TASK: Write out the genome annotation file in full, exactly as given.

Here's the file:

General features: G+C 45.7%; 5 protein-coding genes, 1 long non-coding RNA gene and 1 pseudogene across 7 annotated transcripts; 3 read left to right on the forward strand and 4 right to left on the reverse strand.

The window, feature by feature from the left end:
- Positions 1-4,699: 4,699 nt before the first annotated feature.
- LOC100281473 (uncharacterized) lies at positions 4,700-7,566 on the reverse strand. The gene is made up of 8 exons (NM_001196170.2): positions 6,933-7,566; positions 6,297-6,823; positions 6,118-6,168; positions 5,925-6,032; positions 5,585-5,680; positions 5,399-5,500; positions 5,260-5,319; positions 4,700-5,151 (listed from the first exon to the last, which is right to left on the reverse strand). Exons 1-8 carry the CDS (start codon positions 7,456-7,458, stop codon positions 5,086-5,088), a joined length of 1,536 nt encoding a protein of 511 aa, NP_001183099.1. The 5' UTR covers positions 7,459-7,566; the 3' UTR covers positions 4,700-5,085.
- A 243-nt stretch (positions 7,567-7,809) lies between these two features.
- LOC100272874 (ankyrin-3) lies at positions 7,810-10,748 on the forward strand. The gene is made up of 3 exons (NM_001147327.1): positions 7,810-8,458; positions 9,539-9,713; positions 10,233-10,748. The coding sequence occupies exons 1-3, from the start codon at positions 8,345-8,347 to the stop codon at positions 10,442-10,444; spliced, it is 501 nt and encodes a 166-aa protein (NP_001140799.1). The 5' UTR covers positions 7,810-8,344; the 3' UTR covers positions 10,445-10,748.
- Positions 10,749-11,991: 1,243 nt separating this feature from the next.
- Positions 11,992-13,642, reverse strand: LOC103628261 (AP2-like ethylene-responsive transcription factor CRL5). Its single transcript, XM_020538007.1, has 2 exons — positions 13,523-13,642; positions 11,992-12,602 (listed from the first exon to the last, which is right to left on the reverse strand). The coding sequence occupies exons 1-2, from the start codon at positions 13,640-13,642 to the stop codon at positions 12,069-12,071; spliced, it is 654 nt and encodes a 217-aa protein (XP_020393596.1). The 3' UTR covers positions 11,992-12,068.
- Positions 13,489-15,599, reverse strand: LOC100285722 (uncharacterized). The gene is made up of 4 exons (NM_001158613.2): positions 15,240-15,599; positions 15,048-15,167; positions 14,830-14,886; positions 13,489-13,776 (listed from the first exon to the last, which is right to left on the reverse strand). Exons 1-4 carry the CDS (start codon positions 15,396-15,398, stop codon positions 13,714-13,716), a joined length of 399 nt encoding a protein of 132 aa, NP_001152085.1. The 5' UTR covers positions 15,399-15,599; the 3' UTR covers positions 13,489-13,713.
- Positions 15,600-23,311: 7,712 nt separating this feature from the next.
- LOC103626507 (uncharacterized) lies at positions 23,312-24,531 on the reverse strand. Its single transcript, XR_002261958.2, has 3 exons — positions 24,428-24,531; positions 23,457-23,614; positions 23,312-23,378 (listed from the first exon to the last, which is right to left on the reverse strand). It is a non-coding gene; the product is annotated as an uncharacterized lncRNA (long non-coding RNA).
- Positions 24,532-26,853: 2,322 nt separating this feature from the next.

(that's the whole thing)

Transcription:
General features: G+C 45.7%; 5 protein-coding genes, 1 long non-coding RNA gene and 1 pseudogene across 7 annotated transcripts; 3 read left to right on the forward strand and 4 right to left on the reverse strand.

The window, feature by feature from the left end:
- Positions 1-4,699: 4,699 nt before the first annotated feature.
- LOC100281473 (uncharacterized) lies at positions 4,700-7,566 on the reverse strand. The gene is made up of 8 exons (NM_001196170.2): positions 6,933-7,566; positions 6,297-6,823; positions 6,118-6,168; positions 5,925-6,032; positions 5,585-5,680; positions 5,399-5,500; positions 5,260-5,319; positions 4,700-5,151 (listed from the first exon to the last, which is right to left on the reverse strand). Exons 1-8 carry the CDS (start codon positions 7,456-7,458, stop codon positions 5,086-5,088), a joined length of 1,536 nt encoding a protein of 511 aa, NP_001183099.1. The 5' UTR covers positions 7,459-7,566; the 3' UTR covers positions 4,700-5,085.
- A 243-nt stretch (positions 7,567-7,809) lies between these two features.
- LOC100272874 (ankyrin-3) lies at positions 7,810-10,748 on the forward strand. The gene is made up of 3 exons (NM_001147327.1): positions 7,810-8,458; positions 9,539-9,713; positions 10,233-10,748. The coding sequence occupies exons 1-3, from the start codon at positions 8,345-8,347 to the stop codon at positions 10,442-10,444; spliced, it is 501 nt and encodes a 166-aa protein (NP_001140799.1). The 5' UTR covers positions 7,810-8,344; the 3' UTR covers positions 10,445-10,748.
- Positions 10,749-11,991: 1,243 nt separating this feature from the next.
- Positions 11,992-13,642, reverse strand: LOC103628261 (AP2-like ethylene-responsive transcription factor CRL5). Its single transcript, XM_020538007.1, has 2 exons — positions 13,523-13,642; positions 11,992-12,602 (listed from the first exon to the last, which is right to left on the reverse strand). The coding sequence occupies exons 1-2, from the start codon at positions 13,640-13,642 to the stop codon at positions 12,069-12,071; spliced, it is 654 nt and encodes a 217-aa protein (XP_020393596.1). The 3' UTR covers positions 11,992-12,068.
- Positions 13,489-15,599, reverse strand: LOC100285722 (uncharacterized). The gene is made up of 4 exons (NM_001158613.2): positions 15,240-15,599; positions 15,048-15,167; positions 14,830-14,886; positions 13,489-13,776 (listed from the first exon to the last, which is right to left on the reverse strand). Exons 1-4 carry the CDS (start codon positions 15,396-15,398, stop codon positions 13,714-13,716), a joined length of 399 nt encoding a protein of 132 aa, NP_001152085.1. The 5' UTR covers positions 15,399-15,599; the 3' UTR covers positions 13,489-13,713.
- Positions 15,600-23,311: 7,712 nt separating this feature from the next.
- LOC103626507 (uncharacterized) lies at positions 23,312-24,531 on the reverse strand. Its single transcript, XR_002261958.2, has 3 exons — positions 24,428-24,531; positions 23,457-23,614; positions 23,312-23,378 (listed from the first exon to the last, which is right to left on the reverse strand). It is a non-coding gene; the product is annotated as an uncharacterized lncRNA (long non-coding RNA).
- Positions 24,532-26,853: 2,322 nt separating this feature from the next.